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Federal Court: GrubHub Drives May Seek Penalties for Past Work

Drivers for food delivery companies like Grubhub can seek potentially huge penalties against the companies for refusing to treat them as employees before passage of a ballot measure last November.

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(TNS) — Drivers for food-delivery companies like Grubhub can seek potentially huge penalties against the companies for refusing to treat them as employees before passage of a ballot measure last November that allowed them to be classified as independent contractors, a federal appeals court ruled Monday.

The ruling by the Ninth U.S. Circuit Court of Appeals in San Francisco appears to apply equally to ride-hailing companies such as Uber and Lyft, which spent over $200 million to win voter approval of Proposition 22 in November. The court’s action adds to the uncertainty over the impact of Prop. 22, even if state courts overrule an Alameda County judge’s decision last month that found the ballot measure to be in violation of the California Constitution.

Monday’s ruling should mean that “drivers and the state can recover massive penalties that Grubhub incurred violating state law for many years,” said Shannon Liss-Riordan, lawyer for the former Grubhub driver who filed the suit in 2016.

Under the state’s Private Attorneys General Act, Liss-Riordan said, a company found to have violated the employment law must pay penalties of at least $100 a week per driver, with the drivers collecting 25% of the funds and the rest going to the state.

In a separate case, drivers for Uber, Lyft and other companies are suing to recover benefits they were denied before last November, including minimum wages, overtime and payment of work expenses, because the companies treated them as contractors rather than employees. Other courts have concluded that the drivers should have been classified as employees, under standards the state Supreme Court set in 2018, because they performed the companies’ business and worked under the companies’ control.

Theane Evangelis, a lawyer for Grubhub, noted that U.S. Magistrate Judge Jacqueline Scott Corley of San Francisco had previously held a non-jury trial in the case and ruled that the drivers should be classified as contractors. She predicted a similar ruling in the future by Corley, who was told to reconsider the case Monday under the legal standards set by the appeals court.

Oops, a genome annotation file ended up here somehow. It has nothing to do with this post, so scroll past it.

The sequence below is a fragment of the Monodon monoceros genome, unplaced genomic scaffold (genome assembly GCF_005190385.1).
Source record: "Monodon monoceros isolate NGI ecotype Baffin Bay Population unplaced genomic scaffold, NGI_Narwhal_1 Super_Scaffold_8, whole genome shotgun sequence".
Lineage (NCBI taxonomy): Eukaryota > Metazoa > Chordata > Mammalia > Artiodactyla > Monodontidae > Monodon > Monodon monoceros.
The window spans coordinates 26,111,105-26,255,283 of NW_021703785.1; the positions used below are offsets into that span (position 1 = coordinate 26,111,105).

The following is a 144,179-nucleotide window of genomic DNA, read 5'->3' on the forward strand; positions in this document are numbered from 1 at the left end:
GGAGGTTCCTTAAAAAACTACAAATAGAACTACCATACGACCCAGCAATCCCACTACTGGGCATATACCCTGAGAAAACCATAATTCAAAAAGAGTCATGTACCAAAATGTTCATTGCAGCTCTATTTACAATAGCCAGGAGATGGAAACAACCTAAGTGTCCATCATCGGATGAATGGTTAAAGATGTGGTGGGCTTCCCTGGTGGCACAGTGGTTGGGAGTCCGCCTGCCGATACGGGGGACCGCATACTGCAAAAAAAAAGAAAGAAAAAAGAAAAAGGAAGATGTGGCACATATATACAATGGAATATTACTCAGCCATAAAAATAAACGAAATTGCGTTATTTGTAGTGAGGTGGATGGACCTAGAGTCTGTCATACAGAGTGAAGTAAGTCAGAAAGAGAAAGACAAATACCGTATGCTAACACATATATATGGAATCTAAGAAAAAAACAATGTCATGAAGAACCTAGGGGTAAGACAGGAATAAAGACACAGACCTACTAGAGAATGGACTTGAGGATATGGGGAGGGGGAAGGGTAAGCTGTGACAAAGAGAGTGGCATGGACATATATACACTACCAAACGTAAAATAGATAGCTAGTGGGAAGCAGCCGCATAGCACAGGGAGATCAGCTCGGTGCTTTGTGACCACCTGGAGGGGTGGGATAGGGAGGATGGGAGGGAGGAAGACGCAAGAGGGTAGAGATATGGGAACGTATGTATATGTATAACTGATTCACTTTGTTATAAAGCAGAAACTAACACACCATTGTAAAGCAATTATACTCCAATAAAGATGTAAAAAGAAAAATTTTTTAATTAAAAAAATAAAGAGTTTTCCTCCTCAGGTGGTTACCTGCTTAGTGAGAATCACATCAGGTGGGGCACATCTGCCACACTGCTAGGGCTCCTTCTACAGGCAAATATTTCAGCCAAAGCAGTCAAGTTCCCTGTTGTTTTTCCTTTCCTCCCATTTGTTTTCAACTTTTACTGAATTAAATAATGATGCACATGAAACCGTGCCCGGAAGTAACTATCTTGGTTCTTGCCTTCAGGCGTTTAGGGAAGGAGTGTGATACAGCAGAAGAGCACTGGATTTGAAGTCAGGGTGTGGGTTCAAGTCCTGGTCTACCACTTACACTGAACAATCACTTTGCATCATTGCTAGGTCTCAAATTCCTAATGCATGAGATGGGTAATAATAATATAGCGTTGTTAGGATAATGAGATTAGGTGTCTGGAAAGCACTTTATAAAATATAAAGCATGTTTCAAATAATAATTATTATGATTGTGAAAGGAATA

“Drivers who use the Grubhub app are, and should be allowed to continue working as, independent contractors,” Evangelis said, reflecting the companies’ argument that their drivers prefer contractor status.

Raef Lawson of Los Angeles had delivered groceries for Grubhub for less than four months when the company dismissed him in February 2016. His suit accused Grubhub of violating state laws that entitle employees to time-and-a-half pay for overtime and compensation for business expenses.

Corley ruled in the company’s favor before the state Supreme Court’s pro-employee decision in 2018, and before passage of Prop. 22. In urging the appeals court to uphold the magistrate’s ruling, Grubhub argued that the ballot measure nullified any rights a driver had held under previous laws, unless the driver had already won a court judgment — an award of damages or penalties.

The appeals court disagreed.

“Unpaid wages are vested rights” that survive a change in the law, Judge William Fletcher said in the 3-0 ruling.

Like Uber and Lyft, which have contended they are technology platforms rather than passenger companies, Grubhub argued that it is an “online take-out marketplace” and not a food delivery service. Fletcher noted that Corley had already rejected that argument — finding that “food delivery was part of Grubhub’s regular business” — but said the magistrate could re-examine the issue in the next round of the case.

© 2021 the San Francisco Chronicle. Distributed by Tribune Content Agency, LLC.
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